I'd just like to know if I can put the car in gear and have someone step on the brakes while I break the bolt loose.
He can't tell you that, it's a crap shoot. Might hold, might not.

I'm thinking with some good'ol Canook engeniering you can have one made for 1/4 the price of a "store bought one." Know anyone with a cutting torch? Any welding/machine shop should be able to make you one in an hour or less. There is nothing precision about the tool. As for the breaker bar, get a 3/4 bar and put a long piece of pipe on it. I know for a fact the Aussies could have it done before we got through talking about it, and Canooks are just as capable!!! Please don't tell me the Mounties all wear nail polish up there now days.
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Last edited by MKJS; 12-28-2015 at 03:42 PM.
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  #19  
Old 12-28-2015, 04:07 PM
acoste acoste is offline
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Quote:
Originally Posted by Dangerzone3 View Post
However, I still haven't got an answer from you guys on the transmission method. It definitely seems more logical to use the transmission method over locking the flywheel with a pin.
To me the other way around is more logical.
Torque = force x radius.
Let's say you need 500Nm to loosen the bolt.
When you use the flywheel, the radius is ~0.15m and the force on the lock pin will be 3333N. When you use the transmission the radius of a gear is ~0.05m or less so the force will be at least 3 times larger, 10 000 N on the teeth of the gear.

I personally would buy the proper tool as I did it in the past, even if it's just a one time use.
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  #20  
Old 12-28-2015, 05:52 PM
Edge540 Edge540 is offline
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Quote:
Originally Posted by bobdmac View Post
I'd be afraid that a chain wrench would mar the pulley, given the amount of force required, but I'd defer to the opinion of anyone who's used one for this application.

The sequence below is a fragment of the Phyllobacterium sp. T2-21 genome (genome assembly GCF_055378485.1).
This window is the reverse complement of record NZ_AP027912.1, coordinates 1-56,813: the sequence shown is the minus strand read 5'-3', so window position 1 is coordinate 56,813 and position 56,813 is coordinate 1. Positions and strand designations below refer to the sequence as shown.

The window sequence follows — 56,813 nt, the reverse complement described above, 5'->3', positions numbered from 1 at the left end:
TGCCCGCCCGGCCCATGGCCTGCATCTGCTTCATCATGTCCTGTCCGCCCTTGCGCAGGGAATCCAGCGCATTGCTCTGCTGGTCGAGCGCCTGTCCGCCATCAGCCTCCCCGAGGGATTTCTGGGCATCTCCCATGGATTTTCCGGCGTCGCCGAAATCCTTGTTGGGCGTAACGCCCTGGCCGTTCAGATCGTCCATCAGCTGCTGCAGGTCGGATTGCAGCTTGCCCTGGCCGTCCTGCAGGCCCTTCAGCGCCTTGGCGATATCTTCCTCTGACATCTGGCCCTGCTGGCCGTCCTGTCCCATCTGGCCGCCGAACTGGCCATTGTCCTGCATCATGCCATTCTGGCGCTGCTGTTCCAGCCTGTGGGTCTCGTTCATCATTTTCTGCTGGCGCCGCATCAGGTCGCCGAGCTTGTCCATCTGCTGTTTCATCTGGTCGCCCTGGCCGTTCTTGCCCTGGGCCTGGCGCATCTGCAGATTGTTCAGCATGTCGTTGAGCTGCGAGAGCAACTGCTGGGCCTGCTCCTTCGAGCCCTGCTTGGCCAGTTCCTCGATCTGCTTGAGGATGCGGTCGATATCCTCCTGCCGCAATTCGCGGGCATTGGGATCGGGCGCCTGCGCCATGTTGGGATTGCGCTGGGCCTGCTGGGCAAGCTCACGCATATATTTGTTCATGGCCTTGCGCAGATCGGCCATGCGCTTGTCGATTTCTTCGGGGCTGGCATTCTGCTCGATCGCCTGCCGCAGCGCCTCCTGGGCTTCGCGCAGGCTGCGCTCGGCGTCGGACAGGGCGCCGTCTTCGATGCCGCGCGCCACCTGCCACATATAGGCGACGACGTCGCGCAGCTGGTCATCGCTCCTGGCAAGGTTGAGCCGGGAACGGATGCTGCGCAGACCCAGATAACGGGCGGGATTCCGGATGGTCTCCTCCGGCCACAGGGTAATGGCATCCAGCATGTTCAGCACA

no don't put the chain on the pulley, remove the pulley from the hub and put the chain on the hub, and yes I tore mine down this past weekend and used chainwrench and a 36" breaker bar and the jack handle for my floor jack

Last edited by Edge540; 12-28-2015 at 06:03 PM.
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  #21  
Old 12-28-2015, 06:02 PM
mrblahh mrblahh is offline
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chain wrench it is, thank you guys! Something that'll fit on another car
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  #22  
Old 12-28-2015, 06:46 PM
Edge540 Edge540 is offline
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Originally Posted by mrblahh View Post
chain wrench it is, thank you guys! Something that'll fit on another car

let me know if you need any tips using the chain wrench
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  #23  
Old 12-28-2015, 08:09 PM
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Topaz540i Topaz540i is offline
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I wrote a procedure for this with all part numbers and torque values.

Tons of pics too

http://www.bimmerforums.com/forum/sh...case%20removal
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  #24  
Old 12-29-2015, 01:38 AM
Burning2nd Burning2nd is offline
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You guys lack the proper tools...

Dont weld anything to the bolt... your asking for trouble and heating it till it was red was a bad idea as well...

I mean it was difficult to get off but its not that hard... it sure as **** aint has hard as the head bolts on a 3vzE motor *120lb, then 90,90, 180 I almost pulled the fricking truck off the lift getting that last 180 turn
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  #25  
Old 12-29-2015, 06:12 PM
Dangerzone3 Dangerzone3 is offline
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Quote:
Originally Posted by MKJS View Post
He can't tell you that, it's a crap shoot. Might hold, might not.

I'm thinking with some good'ol Canook engeniering you can have one made for 1/4 the price of a "store bought one." Know anyone with a cutting torch? Any welding/machine shop should be able to make you one in an hour or less. There is nothing precision about the tool. As for the breaker bar, get a 3/4 bar and put a long piece of pipe on it. I know for a fact the Aussies could have it done before we got through talking about it, and Canooks are just as capable!!! Please don't tell me the Mounties all wear nail polish up there now days.
I plan on using a scrap harmonic balancer pulley to make a tool for it. I'm just looking for one at the moment. The idea is to use a spare pulley as the "hub" of the tool that gets bolted on and then welding a handle to it. Hopefully I find one soon and can let you guys know if it works.